Update: Fire put out aboard tanker off Sri Lanka coast
The fire onboard the Panama-flagged crude oil tanker New Diamond has been completely extinguished, the Sri Lanka Navy said in an update on 6 September 2020.
“Nearly 79 hours after the distress was reported, the Sri Lanka Navy and other stakeholders were able to bring the fire under control at around 3.00 p.m. this evening, as a result of their strenuous firefighting effort.”
As informed, with the help of dry chemical powder sacks, the Sri Lanka Air Force managed to smother the raging flames onboard.
As Offshore Energy reported last week, New Diamond was transporting 270,000 metric tonnes of crude oil from the Port of Mina Al Ahmadi in Kuwait to the Port of Paradip in India when the fire broke out aboard the ship on 3 September. The tanker was sailing 38 nautical miles off Sangamankanda Point when it caught fire after an explosion of a boiler in the ship’s main engine room.
One crew member died in the explosion while the remaining 22 men were evacuated.
The successful and timely management of the incident helped in averting a major maritime catastrophe that could have occurred, according to the navy.
The Indian Navy and salvage specialist teams plan to board the distressed vessel and inspect its interior using high-tech equipment. A team of ten British and Dutch experts, including salvage operations experts, assessors and a legal adviser, arrived in Sri Lanka on Sunday under the facilitation of a company that works as the commercial and technical operator of MT New Diamond. The team of experts will make an assessment of the damage caused to the ship. Based on their recommendations, further moves regarding the vessel will be decided.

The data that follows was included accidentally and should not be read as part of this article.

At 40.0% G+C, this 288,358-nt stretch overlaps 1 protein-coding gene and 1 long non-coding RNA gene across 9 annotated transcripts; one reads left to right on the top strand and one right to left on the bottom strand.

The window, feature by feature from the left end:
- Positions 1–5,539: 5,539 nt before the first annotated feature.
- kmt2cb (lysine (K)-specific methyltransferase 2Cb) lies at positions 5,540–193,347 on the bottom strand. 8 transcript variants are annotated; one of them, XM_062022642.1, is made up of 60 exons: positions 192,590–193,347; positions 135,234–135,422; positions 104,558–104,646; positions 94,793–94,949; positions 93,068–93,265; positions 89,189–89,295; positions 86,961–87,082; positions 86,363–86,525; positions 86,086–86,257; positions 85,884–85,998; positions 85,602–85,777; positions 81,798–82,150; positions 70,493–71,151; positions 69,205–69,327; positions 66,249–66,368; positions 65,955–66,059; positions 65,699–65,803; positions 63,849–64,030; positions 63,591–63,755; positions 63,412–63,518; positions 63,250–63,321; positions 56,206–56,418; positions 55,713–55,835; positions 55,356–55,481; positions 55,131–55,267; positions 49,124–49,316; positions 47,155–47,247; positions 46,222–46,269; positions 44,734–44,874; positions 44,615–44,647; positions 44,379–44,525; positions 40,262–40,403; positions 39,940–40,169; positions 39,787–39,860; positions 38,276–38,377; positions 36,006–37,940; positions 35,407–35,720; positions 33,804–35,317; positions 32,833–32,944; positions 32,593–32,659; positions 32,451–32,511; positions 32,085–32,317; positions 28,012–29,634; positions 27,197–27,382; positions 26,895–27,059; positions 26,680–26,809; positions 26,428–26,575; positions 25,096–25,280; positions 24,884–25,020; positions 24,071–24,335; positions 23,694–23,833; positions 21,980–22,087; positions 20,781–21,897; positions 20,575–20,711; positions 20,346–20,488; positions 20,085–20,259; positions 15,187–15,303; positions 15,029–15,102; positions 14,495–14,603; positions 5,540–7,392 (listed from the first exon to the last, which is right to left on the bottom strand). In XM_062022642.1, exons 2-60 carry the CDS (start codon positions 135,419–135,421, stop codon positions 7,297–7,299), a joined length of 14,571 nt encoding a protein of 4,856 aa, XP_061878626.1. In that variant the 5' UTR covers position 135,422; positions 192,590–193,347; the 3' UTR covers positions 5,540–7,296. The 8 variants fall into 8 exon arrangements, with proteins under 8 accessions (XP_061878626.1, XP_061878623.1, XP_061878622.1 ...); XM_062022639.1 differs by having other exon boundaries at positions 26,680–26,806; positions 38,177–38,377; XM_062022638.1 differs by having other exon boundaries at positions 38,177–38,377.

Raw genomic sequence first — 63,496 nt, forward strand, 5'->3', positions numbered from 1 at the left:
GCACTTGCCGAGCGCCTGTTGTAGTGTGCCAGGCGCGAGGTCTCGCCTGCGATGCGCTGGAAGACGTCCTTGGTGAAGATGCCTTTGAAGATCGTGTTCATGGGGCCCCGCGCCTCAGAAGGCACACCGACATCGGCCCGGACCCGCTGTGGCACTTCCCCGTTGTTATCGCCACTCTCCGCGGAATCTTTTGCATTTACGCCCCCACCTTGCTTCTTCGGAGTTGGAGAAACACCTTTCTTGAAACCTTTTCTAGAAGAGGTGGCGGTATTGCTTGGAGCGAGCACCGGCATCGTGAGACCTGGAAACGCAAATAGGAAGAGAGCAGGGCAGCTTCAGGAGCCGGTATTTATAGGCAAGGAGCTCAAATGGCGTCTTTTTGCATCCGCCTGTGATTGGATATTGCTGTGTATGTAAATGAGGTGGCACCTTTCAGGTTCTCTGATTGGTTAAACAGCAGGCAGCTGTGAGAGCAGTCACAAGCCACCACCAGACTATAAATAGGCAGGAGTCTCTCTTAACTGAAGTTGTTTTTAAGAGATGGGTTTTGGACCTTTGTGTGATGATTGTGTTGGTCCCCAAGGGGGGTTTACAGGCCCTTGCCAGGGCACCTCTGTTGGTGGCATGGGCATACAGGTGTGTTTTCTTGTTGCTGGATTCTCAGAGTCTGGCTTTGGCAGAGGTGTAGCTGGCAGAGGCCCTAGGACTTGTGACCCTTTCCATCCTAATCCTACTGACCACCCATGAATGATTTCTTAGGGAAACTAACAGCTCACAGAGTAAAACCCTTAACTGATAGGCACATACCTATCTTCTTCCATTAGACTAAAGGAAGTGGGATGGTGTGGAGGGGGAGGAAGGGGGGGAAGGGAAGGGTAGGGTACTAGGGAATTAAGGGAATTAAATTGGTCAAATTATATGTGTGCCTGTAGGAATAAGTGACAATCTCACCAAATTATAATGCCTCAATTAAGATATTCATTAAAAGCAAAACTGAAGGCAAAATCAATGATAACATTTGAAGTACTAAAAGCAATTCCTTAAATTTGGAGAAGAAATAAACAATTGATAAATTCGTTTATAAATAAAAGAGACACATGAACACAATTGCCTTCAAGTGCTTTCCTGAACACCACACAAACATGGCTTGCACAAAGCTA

“Although the fire has now been completely doused, there is a possibility of a recurrence of the fire due to the high temperature inside the ship and environmental influences. Therefore, the Sri Lanka Navy is on high alert and is ready for any emergency,” the navy explained.
The Sri Lanka Navy added it will continue to provide assistance to the ill-fated ship until it leaves the country’s maritime search and rescue region.